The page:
This content is provided by Vivint Solar

Provided by Vivint Solar

This content was written by the advertiser and edited by Studio/B to uphold The Boston Globe's content standards. The news and editorial departments of The Boston Globe had no role in its writing, production, or display.

Dispelling the biggest myths about rooftop solar

Rooftop solar is an exciting new way to power your home with clean, renewable energy. Vivint Solar expanded into Massachusetts in 2012, and in the past six years it’s helped more than 14,500 homes go solar. In fact, Vivint Solar has installed more residential solar energy systems than any other company in the Bay State. Throughout Massachusetts, many of our customers are saving money on their energy bills and helping the environment by reducing air pollution and using a renewable energy source.

In conversations with homeowners around the greater Boston area, however, it’s become apparent there are some misconceptions circulating about solar power. This article addresses some of the most common myths about rooftop solar.

Myth 1: There’s no way I can afford solar panels on my budget.

Rooftop solar has become much more affordable as the cost of manufacturing solar panels has come down. Vivint Solar installs solar panels at little to no upfront cost with power purchase agreements, and sells systems at competitive prices. The company also has relationships that can help you finance the purchase— or you can use your preferred lender.

You can also take advantage of incentives from the government for going solar by applying for state rebates or federal tax credits. For example, the federal solar investment tax credit (ITC) allows you to deduct an amount equal to 30 percent of your system’s cost from your federal tax liability, which typically represents thousands of dollars.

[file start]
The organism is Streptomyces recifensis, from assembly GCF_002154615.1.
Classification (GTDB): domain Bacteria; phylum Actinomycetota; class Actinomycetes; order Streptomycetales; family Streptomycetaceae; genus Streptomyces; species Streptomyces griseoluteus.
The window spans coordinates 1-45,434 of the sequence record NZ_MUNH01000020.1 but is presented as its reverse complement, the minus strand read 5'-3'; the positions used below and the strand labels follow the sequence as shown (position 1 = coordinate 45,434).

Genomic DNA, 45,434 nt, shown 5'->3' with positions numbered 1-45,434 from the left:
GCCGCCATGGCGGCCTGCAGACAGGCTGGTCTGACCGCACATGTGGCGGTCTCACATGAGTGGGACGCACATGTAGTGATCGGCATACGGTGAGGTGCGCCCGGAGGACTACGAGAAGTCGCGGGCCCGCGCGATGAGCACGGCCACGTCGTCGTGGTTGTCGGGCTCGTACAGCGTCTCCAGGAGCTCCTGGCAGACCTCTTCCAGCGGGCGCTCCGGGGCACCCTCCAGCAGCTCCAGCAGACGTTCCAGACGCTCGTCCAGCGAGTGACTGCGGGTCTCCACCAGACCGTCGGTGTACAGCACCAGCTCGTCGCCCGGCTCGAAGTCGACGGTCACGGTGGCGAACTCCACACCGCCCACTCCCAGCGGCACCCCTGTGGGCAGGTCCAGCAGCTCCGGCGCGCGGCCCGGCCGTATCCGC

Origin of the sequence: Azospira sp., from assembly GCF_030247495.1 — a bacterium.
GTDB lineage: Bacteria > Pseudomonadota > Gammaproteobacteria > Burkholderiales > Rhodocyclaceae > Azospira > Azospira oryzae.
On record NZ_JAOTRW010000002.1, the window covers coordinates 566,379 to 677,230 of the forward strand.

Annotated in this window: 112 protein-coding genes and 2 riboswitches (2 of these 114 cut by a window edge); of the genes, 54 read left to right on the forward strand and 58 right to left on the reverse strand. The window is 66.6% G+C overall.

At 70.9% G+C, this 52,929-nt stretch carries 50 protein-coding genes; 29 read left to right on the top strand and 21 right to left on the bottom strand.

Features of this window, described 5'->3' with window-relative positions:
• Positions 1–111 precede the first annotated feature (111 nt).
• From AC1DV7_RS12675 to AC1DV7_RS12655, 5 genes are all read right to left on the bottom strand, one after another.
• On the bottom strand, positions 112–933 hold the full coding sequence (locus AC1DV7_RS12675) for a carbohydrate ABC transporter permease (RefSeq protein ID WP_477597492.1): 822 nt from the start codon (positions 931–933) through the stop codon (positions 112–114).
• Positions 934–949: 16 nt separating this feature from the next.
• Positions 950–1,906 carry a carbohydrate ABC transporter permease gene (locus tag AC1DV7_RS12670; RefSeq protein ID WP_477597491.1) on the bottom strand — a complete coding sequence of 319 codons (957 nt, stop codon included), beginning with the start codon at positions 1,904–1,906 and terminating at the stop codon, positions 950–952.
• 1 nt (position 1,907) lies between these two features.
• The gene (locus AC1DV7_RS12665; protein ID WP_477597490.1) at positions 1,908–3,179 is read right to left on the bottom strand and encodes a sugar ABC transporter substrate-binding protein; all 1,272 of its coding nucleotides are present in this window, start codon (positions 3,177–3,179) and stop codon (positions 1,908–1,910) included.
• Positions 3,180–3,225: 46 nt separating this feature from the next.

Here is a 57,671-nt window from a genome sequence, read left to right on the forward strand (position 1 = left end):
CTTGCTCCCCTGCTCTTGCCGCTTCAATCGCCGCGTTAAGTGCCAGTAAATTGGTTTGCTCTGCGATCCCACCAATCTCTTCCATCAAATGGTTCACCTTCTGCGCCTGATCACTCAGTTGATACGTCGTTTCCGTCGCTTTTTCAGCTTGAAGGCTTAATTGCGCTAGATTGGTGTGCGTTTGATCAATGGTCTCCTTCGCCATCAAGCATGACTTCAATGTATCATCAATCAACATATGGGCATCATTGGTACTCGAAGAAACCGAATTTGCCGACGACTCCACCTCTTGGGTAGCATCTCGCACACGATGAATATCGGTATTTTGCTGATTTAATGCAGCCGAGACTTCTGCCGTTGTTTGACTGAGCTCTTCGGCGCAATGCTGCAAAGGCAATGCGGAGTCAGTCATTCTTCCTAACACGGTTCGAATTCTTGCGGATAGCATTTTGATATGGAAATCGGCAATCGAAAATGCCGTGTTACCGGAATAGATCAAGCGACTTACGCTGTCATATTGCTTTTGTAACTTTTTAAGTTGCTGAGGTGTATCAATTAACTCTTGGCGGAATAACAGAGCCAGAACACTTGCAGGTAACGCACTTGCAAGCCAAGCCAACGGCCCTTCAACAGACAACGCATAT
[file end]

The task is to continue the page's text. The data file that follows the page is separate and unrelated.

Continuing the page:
Learn how the Lacoco family in Chelmsford embraced solar energy:

Myth 2: My roof doesn’t get enough sunlight to make solar panels worth it.

Would you be surprised to learn Germany – which generally gets as much sunshine as Alaska – is the worldwide leader in solar power? Although it seems counterintuitive, rooftop solar is a viable solution even in overcast climates.

An easy way to see how many hours of usable sunlight your roof receives per year is Google’s Project Sunroof, which provides a free analysis in seconds. You can also get a consultation from Vivint Solar at no cost. A team of technicians will conduct an on-site survey and evaluate your roof size, pitch and direction to make sure solar is a good fit for you — and for most people it is. Remember, even on days when the sun isn’t shining, solar panels continue to produce energy.

Myth 3: I can expect to pay and save the same amount as my neighbor with solar panels.

Solar is not one-size-fits-all — each system is custom-designed for a roof and the amount of sunlight it receives. Even on the same street, the orientation of your roof may mean you receive more or less sunlight than your neighbor. This will increase the amount of electricity you can produce but could also mean a larger monthly payment than your neighbor with a smaller array.